A trio of A-list festival winners have been announced as the first three masters at the fourth edition of the Doha Film Institute’s respected talent nurturing industry event Qumra next March.
DFI has secured the presence of Russia’s Venice Golden Lion-winning Andrey Zvyagintsev, whose feature Loveless is one of the front-runners in this year’s Foreign Language Oscar race; Thai Cannes Palme d’Or winner Apichatpong Weerasethakul; and Italian documentarian Gianfranco Rosi, whose Fire At Sea is the only documentary to have won the Berlinale’s Golden Bear.
Two more masters are due to be announced in early 2018.
All five masters will deliver a masterclass to the budding local and international filmmakers attending the event and will also be involved in Qumra’s mentoring sessions and development workshops.
In addition, each filmmaker will select a work from their filmography to be screened to Qumra participants as well as a public audience.
“Qumra is blessed to welcome three distinguished auteurs of world cinema, true masters who have presented standout films that reflect our world today through thought-provoking messages and discussions,” said DFI CEO Fatma Al Remaihi.
Palestinian film-maker Elia Suleiman, who as Qumra’s artistic advisor plays a key role in selecting and securing the presence of the masters, described the three directors as defining voices in the world cinema scene.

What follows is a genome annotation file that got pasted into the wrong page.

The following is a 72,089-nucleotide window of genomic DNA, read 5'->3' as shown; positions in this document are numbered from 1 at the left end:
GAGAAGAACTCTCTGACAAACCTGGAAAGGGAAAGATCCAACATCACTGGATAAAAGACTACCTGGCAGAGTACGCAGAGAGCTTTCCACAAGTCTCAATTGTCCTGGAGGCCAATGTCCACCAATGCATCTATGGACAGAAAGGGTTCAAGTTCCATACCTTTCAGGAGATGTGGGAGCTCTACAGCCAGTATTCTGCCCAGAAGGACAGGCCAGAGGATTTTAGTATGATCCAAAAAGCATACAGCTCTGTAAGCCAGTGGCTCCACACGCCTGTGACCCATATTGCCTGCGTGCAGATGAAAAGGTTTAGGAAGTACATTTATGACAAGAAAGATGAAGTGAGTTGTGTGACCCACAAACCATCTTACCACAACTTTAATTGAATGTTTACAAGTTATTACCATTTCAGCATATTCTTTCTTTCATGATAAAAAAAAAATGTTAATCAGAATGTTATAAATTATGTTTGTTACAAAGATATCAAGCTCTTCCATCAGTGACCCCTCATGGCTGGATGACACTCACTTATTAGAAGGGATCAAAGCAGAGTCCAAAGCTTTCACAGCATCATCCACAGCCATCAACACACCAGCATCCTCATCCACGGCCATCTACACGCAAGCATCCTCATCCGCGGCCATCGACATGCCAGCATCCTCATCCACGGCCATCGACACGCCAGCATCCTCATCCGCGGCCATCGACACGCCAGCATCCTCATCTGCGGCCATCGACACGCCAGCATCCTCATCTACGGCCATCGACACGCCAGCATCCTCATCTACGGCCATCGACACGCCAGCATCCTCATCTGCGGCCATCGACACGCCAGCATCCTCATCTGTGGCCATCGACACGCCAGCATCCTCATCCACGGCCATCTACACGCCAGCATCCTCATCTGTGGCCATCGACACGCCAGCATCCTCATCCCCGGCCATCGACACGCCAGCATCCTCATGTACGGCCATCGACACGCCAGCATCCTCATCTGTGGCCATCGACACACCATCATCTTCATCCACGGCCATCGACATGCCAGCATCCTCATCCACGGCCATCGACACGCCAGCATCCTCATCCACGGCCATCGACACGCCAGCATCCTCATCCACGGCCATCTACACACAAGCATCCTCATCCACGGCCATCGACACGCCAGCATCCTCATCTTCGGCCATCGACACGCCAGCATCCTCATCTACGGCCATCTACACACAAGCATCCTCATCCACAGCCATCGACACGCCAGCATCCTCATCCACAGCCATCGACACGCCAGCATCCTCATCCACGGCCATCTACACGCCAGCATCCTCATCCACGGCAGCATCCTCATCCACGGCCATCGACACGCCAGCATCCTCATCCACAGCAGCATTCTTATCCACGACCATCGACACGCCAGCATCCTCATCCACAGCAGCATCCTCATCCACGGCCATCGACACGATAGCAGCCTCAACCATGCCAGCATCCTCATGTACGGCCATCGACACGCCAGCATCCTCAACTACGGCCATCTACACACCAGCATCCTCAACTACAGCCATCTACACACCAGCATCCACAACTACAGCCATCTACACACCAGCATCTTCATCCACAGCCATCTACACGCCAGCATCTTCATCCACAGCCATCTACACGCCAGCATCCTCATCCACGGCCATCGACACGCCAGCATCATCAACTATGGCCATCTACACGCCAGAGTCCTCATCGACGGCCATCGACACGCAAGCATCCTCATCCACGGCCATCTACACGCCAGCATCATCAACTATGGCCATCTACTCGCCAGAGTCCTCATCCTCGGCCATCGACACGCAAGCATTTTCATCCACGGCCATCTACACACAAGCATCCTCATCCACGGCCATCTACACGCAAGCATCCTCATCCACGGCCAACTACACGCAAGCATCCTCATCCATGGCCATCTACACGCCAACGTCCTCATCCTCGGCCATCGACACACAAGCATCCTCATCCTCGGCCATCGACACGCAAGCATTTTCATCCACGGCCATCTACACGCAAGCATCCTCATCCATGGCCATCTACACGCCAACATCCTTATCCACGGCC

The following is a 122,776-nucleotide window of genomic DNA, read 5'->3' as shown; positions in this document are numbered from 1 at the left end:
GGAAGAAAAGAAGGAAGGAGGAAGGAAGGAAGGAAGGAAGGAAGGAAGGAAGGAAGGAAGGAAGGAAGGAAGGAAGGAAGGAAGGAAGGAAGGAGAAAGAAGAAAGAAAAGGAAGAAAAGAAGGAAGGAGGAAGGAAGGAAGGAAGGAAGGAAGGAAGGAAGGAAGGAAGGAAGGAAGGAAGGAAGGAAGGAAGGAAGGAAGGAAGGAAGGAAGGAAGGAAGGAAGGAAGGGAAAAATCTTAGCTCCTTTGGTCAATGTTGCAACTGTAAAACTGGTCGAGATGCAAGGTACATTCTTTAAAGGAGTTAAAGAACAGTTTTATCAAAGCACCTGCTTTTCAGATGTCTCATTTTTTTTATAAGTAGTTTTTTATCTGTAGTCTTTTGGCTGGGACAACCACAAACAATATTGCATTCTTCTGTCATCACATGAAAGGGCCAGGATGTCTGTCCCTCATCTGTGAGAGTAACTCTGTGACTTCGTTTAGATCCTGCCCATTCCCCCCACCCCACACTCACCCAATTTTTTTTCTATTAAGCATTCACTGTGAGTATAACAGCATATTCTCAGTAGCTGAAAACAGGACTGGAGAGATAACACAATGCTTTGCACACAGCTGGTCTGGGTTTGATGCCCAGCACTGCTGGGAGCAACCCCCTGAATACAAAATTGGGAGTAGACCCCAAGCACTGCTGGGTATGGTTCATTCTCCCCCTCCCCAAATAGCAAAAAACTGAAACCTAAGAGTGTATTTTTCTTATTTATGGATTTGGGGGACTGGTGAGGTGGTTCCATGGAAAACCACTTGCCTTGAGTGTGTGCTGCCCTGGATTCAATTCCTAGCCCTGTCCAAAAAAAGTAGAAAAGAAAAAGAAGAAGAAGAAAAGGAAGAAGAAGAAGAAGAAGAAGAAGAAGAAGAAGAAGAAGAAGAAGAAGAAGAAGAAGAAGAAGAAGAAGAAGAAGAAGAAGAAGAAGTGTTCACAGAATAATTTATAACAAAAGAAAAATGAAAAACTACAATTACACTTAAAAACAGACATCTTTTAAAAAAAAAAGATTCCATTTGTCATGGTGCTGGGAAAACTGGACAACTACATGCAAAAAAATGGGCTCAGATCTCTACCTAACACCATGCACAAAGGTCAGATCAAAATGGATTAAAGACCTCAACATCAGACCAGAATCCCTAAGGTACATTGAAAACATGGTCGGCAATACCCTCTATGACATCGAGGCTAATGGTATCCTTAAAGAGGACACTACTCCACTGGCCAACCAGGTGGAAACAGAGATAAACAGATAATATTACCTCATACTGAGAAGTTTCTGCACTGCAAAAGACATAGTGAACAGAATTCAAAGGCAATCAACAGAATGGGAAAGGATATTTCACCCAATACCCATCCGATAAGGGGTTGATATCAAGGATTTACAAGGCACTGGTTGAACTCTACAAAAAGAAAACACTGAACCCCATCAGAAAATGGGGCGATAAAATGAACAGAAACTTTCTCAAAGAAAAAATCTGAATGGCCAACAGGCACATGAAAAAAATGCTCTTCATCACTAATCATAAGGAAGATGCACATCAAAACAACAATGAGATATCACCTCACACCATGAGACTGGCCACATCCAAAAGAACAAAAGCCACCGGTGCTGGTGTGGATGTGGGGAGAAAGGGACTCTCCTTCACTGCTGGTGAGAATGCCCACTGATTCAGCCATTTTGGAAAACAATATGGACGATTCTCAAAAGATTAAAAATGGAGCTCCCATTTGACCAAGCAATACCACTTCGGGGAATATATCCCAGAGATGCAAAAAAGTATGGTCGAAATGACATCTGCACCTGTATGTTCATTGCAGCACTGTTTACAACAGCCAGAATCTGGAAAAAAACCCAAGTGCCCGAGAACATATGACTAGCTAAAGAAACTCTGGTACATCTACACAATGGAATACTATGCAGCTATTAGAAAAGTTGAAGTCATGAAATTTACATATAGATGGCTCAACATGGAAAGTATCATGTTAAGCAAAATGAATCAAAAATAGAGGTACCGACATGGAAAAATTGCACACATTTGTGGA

“Apichatpong Weerasethakul’s films express a rich poetic beauty that can only come with deep contemplation and meditation. A profound window into modern Russian society, Andrey Zvyagintsev’s films shine with an unsettling narrative brilliance. Gianfranco Rosi presents a gritty reality with a gravitas that holds you to an unavoidable empathy,” he said.
The fourth edition of Qumra – which is scheduled to unfold 9-14 March, 2018 – is taking shape amid tense times as Qatar continues to ride out a blockade by Saudi Arabia, Bahrain, the UAE and Egypt on charges that the Gulf state supports organisations involved in terrorism. The country has denied the accusations.
Up until now, the sanctions do not appear to be impacting international attendance of DFI events, such as the recent youth-focused Ajyal Film Festival, although cinema professionals from the blockading territories are unable to attend because they will be breaking the law of their respective nations if they do.
First launched in 2015, Qumra’s key aim is to nurture filmmakers and projects supported by the DFI’s grants programme which has backed films such as recent festival hits Wajib, Beauty And The Dogs and Until The Birds Return.
Over its first three editions Qumra’s reputation as a go-to event has steadily grown, in part due to its intimate atmosphere which is hard to find at bigger festivals.
Previous Qumra masters Argentina’s eminent Lucrecia Martel, Portuguese producer Paulo Branco; Iranian director Asghar Farhadi, Cambodian documentarian Rithy Panh and Mexican actor, director and producer Gael Garcia Bernal.